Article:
By staying out of the event and remaining silent, I don’t need to worry about my views in being in the public eye. I can continue with my research without the possibility of being tagged as an activist. However, is my inaction really as inactive as I think? Is inaction ethical in this case?
Declining the invitation to the rally shows respect for the differing positions of all my informants. By not aligning myself with my primary research subjects, the village members, I am effectively distancing myself from them. Also, by not advocating for the most vulnerable group in this situation, I am not respecting their rights to autonomy and free choice in terms of how they use their land. I am not respecting my own value of reciprocity.
This choice does not respect my own autonomy as a researcher, because I do share the opinion that the indigenous communities should have the rights to manage their own lands. My research can be used to support this claim to land and it lack self-determination for me to deny this.
By distancing myself from the debate surrounding land rights, I may be able to bring more benefit to the community by advocating for them in subtle ways with government organizations, which would be less likely to communicate with me if I were considered an activist.
I may, however, decrease my effectiveness as a researcher by distancing myself from the community and behaving in a way that is incongruous with the support that I am commonly known to provide. Without the benefits of community access, I am less effective as a subtle advocate.
The lack of my presence at the rally does not cause harm, yet it may not provide benefits to the community either. It may provide benefits to the research project as a whole because we rely on government approval to conduct research in the country and overt activism may affect that approval.
Providing the verdict from the judge came down in favor of the indigenous communities, attending the event would support justice in both a very literal sense and also in terms of what I believe to be just. Justice, in this sense, is not upheld by my lack of participation.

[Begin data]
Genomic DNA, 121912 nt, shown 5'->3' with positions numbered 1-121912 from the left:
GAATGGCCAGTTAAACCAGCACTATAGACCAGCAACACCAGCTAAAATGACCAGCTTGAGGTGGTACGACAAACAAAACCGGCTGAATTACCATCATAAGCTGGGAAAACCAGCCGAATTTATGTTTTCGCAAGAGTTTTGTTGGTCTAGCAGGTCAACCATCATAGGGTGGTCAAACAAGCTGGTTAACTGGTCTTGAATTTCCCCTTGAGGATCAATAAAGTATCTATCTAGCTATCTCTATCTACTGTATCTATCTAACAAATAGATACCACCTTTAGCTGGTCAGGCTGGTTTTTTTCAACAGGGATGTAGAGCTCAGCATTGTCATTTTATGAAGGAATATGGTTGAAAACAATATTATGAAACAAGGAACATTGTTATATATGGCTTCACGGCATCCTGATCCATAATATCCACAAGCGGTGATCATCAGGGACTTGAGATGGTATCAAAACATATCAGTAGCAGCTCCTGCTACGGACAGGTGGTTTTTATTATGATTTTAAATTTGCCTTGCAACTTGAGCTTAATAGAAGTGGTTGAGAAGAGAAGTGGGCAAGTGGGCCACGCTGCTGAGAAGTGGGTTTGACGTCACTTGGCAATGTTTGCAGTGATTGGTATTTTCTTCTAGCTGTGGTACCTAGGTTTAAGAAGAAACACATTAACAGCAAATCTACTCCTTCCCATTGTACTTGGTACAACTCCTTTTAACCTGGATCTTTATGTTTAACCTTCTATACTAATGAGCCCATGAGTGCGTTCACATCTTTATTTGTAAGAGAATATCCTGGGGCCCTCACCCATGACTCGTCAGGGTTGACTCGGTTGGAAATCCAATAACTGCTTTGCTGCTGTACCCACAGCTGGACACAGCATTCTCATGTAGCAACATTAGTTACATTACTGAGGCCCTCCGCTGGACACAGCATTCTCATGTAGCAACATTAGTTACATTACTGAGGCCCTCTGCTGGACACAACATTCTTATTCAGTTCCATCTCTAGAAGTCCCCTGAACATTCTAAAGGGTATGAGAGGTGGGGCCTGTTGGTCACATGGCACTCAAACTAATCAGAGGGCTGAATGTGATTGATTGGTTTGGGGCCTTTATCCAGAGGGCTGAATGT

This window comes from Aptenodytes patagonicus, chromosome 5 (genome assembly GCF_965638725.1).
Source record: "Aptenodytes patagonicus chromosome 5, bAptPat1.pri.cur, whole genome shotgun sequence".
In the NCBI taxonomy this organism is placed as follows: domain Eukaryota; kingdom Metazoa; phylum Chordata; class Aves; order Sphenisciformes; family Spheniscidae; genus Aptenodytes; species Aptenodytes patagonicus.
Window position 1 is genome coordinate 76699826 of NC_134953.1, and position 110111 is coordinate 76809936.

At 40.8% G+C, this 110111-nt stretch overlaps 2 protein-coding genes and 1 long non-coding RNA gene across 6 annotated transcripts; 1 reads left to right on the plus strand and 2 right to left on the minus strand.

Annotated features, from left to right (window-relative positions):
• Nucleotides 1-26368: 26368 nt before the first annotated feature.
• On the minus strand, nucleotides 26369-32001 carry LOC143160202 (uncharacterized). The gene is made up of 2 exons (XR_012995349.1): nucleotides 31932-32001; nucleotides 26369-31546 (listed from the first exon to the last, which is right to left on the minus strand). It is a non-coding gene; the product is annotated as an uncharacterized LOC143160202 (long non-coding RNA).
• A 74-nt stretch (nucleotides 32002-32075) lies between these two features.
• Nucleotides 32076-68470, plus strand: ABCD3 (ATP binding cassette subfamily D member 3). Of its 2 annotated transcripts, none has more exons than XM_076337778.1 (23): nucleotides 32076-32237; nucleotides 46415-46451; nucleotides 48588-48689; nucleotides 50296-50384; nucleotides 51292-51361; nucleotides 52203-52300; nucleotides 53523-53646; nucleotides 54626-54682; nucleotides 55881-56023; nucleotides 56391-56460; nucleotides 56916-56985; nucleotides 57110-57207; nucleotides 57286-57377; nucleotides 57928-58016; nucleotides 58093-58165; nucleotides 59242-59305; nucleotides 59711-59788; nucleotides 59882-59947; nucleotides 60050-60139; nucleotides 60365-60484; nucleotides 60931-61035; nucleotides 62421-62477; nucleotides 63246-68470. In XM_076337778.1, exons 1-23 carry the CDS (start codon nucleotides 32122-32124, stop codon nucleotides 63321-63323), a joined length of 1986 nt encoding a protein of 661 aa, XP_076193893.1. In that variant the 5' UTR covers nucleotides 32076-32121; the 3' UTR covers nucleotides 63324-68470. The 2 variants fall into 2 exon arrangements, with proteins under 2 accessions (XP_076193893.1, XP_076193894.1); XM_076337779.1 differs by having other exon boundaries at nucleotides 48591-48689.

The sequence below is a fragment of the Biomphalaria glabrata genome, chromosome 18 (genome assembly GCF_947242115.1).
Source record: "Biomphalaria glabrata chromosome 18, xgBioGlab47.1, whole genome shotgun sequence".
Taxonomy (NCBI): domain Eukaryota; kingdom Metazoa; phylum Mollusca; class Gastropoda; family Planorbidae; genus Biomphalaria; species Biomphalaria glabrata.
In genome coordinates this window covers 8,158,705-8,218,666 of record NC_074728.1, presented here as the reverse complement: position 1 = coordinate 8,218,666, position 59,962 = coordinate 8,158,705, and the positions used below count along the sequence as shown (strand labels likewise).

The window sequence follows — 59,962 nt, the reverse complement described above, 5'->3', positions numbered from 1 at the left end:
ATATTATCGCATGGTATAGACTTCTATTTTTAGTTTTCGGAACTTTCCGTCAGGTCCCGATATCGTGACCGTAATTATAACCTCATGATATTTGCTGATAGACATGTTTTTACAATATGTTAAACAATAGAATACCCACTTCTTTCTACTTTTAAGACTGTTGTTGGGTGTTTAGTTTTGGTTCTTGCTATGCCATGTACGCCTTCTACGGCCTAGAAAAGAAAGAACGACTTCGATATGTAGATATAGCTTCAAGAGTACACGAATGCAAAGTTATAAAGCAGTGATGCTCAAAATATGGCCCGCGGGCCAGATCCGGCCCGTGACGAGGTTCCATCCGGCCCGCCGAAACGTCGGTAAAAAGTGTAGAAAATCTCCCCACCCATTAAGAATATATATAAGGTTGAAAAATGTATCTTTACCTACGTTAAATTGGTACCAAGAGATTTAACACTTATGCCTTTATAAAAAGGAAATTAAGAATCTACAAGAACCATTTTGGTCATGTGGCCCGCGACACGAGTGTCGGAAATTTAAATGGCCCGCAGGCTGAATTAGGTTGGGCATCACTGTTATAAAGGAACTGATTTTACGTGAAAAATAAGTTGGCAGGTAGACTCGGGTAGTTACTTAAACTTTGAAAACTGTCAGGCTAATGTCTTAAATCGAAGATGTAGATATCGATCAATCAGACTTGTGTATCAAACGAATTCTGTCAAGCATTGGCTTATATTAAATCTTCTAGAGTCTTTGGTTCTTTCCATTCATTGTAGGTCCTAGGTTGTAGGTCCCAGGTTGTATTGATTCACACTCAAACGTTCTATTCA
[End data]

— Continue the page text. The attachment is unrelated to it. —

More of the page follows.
Well, this seems like a good possibility but I didn’t choose it. It just seemed too ethically unsettling for me to remain silent on such an important issue and I felt that my work really required me to take some kind of stance or I might be seen as strange in a personal sense. What kind of person ignores the most critical political issue of all their friends in the village? One that has little sense of the values of humility and reciprocity, that’s who. And that’s not me!
By choosing to attend the rally, I stand firmly in solidarity with my friends and informants for a cause that I believe to be just. My presence makes me an advocate for indigenous land rights and this is a position that I am very comfortable with. But have ...
Not attending the rally keeps the illusion of neutrality in one sense, even if I am honest and supportive with the community members that I’m working with. I run the risk of causing offense by declining the invitation to participate, but I am able to maintain my ‘outsider’ position ...
By staying out of the event and remaining silent, I don’t need to worry about my views in being in the public eye. I can continue with my research without the possibility of being tagged as an activist. However, is my inaction really as inactive as I think? ...
By going on record and saying I don’t think this gathering is a good idea, I firmly place myself on one side of the debate. I surprise my friends who thought I shared their goal of promoting traditional land tenure but I effectively distance myself from activists and, in ...